5 Greek Easters you’ll never forget
From flying urns to burning effigies of Judas, Athens Insider rounds up five destinations in Greece where Easter is always an affair to remember!
Flying pottery in Corfu
Wearing a helmet might be a good idea as pots come flying off balconies on Holy Saturday in the verdant island of Corfu! Dating back to Venetian customs from the 16th century when useless objects and pots were jettisoned out of windows, the Corfiot tradition of breaking clay delivers a loud message that death has been beaten by the Resurrection of Christ. Cheerful, red banners of life replace morose, purple ones and a street party breaks out on Liston square.
The sparks really fly in Chios
A virtual fireworks battle breaks out between rival parishes on the Greek island of Chios who engage in a most unusual and dangerous Easter tradition that traces back to the Ottoman era. Perched on opposite hillsides, the churches recreate an annual missile war – the visual imagery and of course, the decibel levels are quite something!
Lighting up the skies in Leonidio
The skies fill out with the breath-taking sight of floating lanterns made of colourful reed paper (pictured above), as Leonidio’s five parishes hand out paper balloons to the devout when the first ‘Christ is risen’ is uttered. It is widely believed that the custom was adopted by local sailors in the late 19th century who were inspired by the Loi Krathong festivities in Thailand!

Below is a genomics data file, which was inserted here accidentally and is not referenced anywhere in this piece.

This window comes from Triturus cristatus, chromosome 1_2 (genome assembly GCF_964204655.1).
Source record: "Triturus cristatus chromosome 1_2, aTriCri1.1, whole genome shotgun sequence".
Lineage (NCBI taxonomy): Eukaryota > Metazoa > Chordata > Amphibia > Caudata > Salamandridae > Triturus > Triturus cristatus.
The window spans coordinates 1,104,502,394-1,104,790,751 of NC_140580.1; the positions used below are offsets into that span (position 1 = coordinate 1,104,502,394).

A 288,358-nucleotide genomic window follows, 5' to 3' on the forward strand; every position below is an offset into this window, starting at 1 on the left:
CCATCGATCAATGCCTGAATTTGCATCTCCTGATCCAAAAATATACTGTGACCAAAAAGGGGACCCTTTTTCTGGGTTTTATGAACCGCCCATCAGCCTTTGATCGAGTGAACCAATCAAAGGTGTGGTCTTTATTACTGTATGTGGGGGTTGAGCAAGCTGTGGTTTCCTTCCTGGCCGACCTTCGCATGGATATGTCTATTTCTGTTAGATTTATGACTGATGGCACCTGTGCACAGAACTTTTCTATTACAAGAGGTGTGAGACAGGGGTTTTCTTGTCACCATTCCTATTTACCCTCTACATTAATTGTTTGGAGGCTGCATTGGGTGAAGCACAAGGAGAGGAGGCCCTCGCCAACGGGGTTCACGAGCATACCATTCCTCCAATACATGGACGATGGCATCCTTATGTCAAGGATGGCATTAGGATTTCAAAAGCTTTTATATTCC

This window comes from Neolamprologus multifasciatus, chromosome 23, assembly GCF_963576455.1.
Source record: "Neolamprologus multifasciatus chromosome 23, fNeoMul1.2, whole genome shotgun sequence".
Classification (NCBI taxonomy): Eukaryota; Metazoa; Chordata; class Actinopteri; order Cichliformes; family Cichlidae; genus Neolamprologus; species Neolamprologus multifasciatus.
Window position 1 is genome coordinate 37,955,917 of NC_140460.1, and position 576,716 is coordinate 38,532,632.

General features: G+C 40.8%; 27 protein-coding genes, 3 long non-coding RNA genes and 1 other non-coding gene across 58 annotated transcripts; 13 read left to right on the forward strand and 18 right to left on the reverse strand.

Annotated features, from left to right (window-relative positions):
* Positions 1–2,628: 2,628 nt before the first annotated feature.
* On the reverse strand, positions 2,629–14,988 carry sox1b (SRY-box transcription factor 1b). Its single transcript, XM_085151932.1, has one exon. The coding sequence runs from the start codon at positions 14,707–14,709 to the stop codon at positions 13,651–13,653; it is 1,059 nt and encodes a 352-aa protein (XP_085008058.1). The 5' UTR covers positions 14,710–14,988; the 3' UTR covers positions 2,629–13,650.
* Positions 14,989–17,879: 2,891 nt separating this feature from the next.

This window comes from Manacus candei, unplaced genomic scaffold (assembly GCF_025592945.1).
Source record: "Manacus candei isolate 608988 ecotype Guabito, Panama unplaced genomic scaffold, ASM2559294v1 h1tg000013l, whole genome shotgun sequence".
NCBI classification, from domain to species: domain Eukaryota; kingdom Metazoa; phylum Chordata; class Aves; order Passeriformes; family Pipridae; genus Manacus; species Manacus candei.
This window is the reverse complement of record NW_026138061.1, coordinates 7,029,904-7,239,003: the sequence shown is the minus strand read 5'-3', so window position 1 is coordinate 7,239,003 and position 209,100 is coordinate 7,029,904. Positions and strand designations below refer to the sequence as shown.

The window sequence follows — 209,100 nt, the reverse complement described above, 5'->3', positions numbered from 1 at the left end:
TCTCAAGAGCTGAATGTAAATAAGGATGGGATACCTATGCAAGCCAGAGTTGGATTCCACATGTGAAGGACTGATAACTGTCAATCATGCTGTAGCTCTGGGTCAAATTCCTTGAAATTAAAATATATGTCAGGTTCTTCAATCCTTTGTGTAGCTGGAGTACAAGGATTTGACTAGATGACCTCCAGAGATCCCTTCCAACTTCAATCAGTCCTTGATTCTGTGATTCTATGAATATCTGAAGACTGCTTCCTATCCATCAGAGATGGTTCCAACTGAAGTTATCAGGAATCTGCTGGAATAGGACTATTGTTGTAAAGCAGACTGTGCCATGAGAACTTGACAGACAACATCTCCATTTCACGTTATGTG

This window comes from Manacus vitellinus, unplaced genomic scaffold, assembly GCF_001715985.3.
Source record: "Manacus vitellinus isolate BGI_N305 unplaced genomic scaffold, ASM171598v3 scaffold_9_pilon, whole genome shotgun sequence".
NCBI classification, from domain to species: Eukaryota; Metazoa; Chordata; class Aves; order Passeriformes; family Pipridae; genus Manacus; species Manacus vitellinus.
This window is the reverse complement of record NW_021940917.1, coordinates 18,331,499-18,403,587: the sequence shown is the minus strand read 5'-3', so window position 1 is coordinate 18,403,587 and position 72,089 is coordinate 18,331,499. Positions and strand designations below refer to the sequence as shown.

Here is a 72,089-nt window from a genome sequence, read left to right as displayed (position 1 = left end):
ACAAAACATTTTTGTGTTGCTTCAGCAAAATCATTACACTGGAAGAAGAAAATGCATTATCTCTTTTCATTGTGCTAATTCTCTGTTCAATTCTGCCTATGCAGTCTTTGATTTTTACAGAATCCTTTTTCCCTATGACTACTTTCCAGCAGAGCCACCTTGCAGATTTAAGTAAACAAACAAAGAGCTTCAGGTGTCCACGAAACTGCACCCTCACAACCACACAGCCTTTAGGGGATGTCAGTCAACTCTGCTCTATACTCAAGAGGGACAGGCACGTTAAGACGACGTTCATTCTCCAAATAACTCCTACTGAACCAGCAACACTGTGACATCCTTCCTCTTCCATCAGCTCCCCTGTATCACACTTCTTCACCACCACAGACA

Effigy-burning in Monemvasia
The solemnly beautiful Good Friday procession of the Epitaph around the cobbled lanes of the medieval fortress town (kastro) of Monemvasia and the mystical chanting of Easter hymns weave its own kind of magic – add to it the sight of the devout carrying candles along a 2km stretch from the fortress into the city – simply enchanting! Take in the ancient ritual of burning Judas’s effigy on Easter Sunday evening – explosives and all!
Solemn Traditions in Patmos
In the lead up to Easter, churches on Patmos (the island of St. John the Baptist), are decked out with flowers and the sound of liturgies ring the air. One of the unique Easter customs on Patmos is the ‘Washing of the Feet’ with the reverend priest taking the place of Jesus and washing the feet of the 12 apostles at the Last Supper. On Easter Sunday, a Resurrection rite takes place at the Monastery of Patmos during which the Evangelio or the Gospel is read out in Italian, French, Russian, English, German and Serbian and, also, in Homeric Greek.